Like any other change initiatives, there is different between deciding to use MSP and adopting it. Some of the implementation challenges Geoff shared has a ring of familiarity. The biggest issue he highlighted was not treating adoption of MSP as an organisational change project on its own. Unless the organisation changes the culture of its programme delivery, success is going to be limited if at all attainable. In the same manner PRINCE2 has to be tailored to suit the organisation, so should MSP. That leads to implementations not challenging the existing environments and the necessary organisational change is not achieved. Using consultants was also identified as a limiting factor. Consultants being used must have implementation expertise, rather than simple certifications. At the same time the organisation must invest in internal capability building. In many case consultants move and and all the knowledge is lost. Consultants can help implement, but not maintain and evolve the framework as the organisation changes.

There is also a tendency to jump to a solution mode too quickly, what Geoff called inadequate “optioneering” and resulting in sub-optimal business cases. Organisations where programme management is less mature there are tendencies to treat a set of projects as a programme and not using it a vehicle for achieving organisational change. This also leads to focus to too much detail at programme level – defaulting to project management mode. The senior management in the organisation have to focus on the bigger picture of the programmes, rather than details of individual projects. Intervening too low results is focus on outputs rather than benefits and threats to them. There also needs to be a realisation that programmes are inherently more uncertain than projects and some element of learning is expected. The benefit an organisation can derive from having a well defined MSP framework are providing quick start to project business cases, oversight in project governance, escalation path to the senior management, lessons capture and dispersal across many projects. The biggest benefit of all is the focus on benefits realisation – something a PRINCE2 project is tasked with considering, but not well placed to achieve as the project is long finished before the benefits are scheduled to be achieved.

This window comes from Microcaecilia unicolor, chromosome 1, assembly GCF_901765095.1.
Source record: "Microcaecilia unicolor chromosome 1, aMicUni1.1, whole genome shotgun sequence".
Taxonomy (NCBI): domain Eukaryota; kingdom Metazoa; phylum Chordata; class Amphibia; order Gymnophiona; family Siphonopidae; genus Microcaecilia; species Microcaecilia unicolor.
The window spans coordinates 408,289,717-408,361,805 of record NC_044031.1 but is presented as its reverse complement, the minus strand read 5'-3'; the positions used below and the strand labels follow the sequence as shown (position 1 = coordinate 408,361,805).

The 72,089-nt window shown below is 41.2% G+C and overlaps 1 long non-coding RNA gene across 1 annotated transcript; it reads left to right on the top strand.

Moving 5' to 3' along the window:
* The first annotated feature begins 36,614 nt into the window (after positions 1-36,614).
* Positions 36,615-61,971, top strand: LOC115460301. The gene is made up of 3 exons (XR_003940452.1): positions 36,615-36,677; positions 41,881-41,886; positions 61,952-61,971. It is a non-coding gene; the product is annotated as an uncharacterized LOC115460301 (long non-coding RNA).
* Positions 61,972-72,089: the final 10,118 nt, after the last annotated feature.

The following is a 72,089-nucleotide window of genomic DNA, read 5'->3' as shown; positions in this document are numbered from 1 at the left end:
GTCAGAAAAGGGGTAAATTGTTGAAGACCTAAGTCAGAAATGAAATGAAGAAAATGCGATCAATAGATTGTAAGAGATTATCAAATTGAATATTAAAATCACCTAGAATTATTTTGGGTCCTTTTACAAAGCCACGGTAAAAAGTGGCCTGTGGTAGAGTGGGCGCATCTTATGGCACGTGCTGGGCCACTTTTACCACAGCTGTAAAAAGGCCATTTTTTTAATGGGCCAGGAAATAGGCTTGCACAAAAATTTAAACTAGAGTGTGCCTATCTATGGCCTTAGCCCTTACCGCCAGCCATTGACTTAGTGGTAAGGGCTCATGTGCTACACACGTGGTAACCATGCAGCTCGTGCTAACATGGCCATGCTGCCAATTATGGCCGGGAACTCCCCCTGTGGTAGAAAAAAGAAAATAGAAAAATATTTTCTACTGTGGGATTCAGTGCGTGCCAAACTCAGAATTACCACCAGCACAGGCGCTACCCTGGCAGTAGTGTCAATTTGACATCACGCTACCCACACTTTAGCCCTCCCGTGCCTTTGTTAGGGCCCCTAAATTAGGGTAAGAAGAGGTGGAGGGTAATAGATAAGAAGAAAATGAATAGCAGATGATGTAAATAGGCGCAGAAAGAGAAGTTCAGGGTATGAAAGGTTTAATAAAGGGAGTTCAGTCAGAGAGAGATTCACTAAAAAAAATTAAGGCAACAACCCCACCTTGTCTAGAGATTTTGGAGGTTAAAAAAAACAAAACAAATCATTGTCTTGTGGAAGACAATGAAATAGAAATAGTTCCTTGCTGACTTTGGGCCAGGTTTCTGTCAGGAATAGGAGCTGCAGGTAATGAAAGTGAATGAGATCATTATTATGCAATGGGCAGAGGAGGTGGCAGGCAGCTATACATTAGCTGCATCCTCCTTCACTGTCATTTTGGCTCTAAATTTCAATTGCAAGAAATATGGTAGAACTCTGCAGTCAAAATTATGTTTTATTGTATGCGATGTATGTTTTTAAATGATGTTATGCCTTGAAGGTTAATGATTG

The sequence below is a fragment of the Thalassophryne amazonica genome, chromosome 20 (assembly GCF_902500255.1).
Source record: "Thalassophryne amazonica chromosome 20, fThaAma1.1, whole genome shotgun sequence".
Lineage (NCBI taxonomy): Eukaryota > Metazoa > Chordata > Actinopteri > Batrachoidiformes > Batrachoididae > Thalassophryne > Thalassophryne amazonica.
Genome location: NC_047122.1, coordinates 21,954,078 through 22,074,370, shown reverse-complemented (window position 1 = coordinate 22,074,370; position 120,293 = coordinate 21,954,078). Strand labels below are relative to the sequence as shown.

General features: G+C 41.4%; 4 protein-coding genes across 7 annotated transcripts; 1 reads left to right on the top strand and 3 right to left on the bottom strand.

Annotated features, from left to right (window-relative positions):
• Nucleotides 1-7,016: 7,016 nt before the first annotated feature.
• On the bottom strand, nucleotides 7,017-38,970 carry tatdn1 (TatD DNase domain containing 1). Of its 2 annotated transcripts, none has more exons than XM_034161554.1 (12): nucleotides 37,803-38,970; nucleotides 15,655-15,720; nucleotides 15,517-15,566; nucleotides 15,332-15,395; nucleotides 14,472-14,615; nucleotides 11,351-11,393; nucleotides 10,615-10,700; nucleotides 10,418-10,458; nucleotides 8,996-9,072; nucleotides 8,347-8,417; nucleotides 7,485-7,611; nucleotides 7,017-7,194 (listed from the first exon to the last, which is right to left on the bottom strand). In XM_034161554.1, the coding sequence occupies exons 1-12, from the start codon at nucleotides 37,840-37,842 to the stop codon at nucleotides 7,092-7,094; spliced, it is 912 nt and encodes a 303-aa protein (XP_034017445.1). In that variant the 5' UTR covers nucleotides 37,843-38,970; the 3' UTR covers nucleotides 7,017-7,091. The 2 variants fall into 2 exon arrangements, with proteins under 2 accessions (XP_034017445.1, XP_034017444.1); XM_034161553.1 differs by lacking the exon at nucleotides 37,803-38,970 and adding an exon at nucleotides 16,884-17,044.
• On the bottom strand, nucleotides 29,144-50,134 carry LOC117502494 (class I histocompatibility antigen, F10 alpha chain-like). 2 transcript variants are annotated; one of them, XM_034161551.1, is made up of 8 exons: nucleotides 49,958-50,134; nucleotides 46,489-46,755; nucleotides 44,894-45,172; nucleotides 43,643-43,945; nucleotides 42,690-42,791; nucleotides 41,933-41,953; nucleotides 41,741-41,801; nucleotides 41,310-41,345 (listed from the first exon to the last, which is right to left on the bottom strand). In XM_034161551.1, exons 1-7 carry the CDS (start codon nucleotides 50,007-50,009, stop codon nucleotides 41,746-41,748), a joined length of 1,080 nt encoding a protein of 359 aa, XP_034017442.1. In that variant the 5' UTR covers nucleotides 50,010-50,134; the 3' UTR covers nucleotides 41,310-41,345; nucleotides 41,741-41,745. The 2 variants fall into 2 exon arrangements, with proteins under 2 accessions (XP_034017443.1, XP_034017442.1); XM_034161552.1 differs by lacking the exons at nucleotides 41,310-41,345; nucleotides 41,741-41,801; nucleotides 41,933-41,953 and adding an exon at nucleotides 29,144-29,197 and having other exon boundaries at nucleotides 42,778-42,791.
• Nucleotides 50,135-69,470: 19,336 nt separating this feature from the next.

Sometimes organisations spend too much effort to identify if something they need to achieve is a project or programme. The key message from Geoff was to start with either and change the approach if necessary as the business case gets refined. Integration of PRINCE2 and MSP should happen on the basis of roles, assurance requirements and governance strategies.  The idea that resonated with me was there is nothing stopping cherry picking parts of MSP into projects if the organisation is not mature enough to handle MSP implementation. There is no reason why stakeholder engagement strategies, benefits profiles, blueprint and transition planning concepts of MSP cannot be used in a PRINCE2 project. In fact those should be transferable to any project. Right tools for the right environment.